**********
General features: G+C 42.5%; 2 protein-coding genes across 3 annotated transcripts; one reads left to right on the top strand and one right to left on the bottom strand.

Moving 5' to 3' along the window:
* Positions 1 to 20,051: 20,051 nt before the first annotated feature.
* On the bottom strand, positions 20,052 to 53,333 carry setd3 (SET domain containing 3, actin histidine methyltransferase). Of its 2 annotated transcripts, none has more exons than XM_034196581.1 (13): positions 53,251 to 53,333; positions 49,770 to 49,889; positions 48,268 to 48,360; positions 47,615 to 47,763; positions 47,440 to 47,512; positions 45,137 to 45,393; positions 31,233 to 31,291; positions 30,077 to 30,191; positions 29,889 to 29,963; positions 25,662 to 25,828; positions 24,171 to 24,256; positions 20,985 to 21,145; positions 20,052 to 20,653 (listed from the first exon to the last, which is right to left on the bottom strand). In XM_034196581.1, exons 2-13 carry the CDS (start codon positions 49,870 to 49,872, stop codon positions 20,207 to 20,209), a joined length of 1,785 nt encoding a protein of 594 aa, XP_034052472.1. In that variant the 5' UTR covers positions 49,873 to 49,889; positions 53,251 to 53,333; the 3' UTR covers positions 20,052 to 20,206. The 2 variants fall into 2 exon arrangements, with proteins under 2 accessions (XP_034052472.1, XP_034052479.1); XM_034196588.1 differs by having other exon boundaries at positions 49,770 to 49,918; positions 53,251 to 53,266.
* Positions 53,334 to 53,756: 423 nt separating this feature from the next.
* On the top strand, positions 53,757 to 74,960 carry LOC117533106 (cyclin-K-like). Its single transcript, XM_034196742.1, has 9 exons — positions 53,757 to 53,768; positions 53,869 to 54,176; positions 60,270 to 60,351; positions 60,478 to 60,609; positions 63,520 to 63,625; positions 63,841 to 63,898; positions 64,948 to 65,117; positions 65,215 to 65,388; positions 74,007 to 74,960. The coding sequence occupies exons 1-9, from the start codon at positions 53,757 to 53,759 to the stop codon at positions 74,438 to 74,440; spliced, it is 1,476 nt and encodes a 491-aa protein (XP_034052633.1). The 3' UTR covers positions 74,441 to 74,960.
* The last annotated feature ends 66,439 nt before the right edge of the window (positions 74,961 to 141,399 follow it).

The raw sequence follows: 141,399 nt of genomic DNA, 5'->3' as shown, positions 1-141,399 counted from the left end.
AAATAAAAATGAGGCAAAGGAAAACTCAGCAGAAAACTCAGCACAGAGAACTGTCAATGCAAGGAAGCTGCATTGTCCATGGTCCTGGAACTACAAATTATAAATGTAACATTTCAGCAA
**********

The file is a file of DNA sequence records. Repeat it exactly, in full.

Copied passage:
General features: G+C 42.5%; 2 protein-coding genes across 3 annotated transcripts; one reads left to right on the top strand and one right to left on the bottom strand.

Moving 5' to 3' along the window:
* Positions 1 to 20,051: 20,051 nt before the first annotated feature.
* On the bottom strand, positions 20,052 to 53,333 carry setd3 (SET domain containing 3, actin histidine methyltransferase). Of its 2 annotated transcripts, none has more exons than XM_034196581.1 (13): positions 53,251 to 53,333; positions 49,770 to 49,889; positions 48,268 to 48,360; positions 47,615 to 47,763; positions 47,440 to 47,512; positions 45,137 to 45,393; positions 31,233 to 31,291; positions 30,077 to 30,191; positions 29,889 to 29,963; positions 25,662 to 25,828; positions 24,171 to 24,256; positions 20,985 to 21,145; positions 20,052 to 20,653 (listed from the first exon to the last, which is right to left on the bottom strand). In XM_034196581.1, exons 2-13 carry the CDS (start codon positions 49,870 to 49,872, stop codon positions 20,207 to 20,209), a joined length of 1,785 nt encoding a protein of 594 aa, XP_034052472.1. In that variant the 5' UTR covers positions 49,873 to 49,889; positions 53,251 to 53,333; the 3' UTR covers positions 20,052 to 20,206. The 2 variants fall into 2 exon arrangements, with proteins under 2 accessions (XP_034052472.1, XP_034052479.1); XM_034196588.1 differs by having other exon boundaries at positions 49,770 to 49,918; positions 53,251 to 53,266.
* Positions 53,334 to 53,756: 423 nt separating this feature from the next.
* On the top strand, positions 53,757 to 74,960 carry LOC117533106 (cyclin-K-like). Its single transcript, XM_034196742.1, has 9 exons — positions 53,757 to 53,768; positions 53,869 to 54,176; positions 60,270 to 60,351; positions 60,478 to 60,609; positions 63,520 to 63,625; positions 63,841 to 63,898; positions 64,948 to 65,117; positions 65,215 to 65,388; positions 74,007 to 74,960. The coding sequence occupies exons 1-9, from the start codon at positions 53,757 to 53,759 to the stop codon at positions 74,438 to 74,440; spliced, it is 1,476 nt and encodes a 491-aa protein (XP_034052633.1). The 3' UTR covers positions 74,441 to 74,960.
* The last annotated feature ends 66,439 nt before the right edge of the window (positions 74,961 to 141,399 follow it).

The raw sequence follows: 141,399 nt of genomic DNA, 5'->3' as shown, positions 1-141,399 counted from the left end.
AAATAAAAATGAGGCAAAGGAAAACTCAGCAGAAAACTCAGCACAGAGAACTGTCAATGCAAGGAAGCTGCATTGTCCATGGTCCTGGAACTACAAATTATAAATGTAACATTTCAGCAA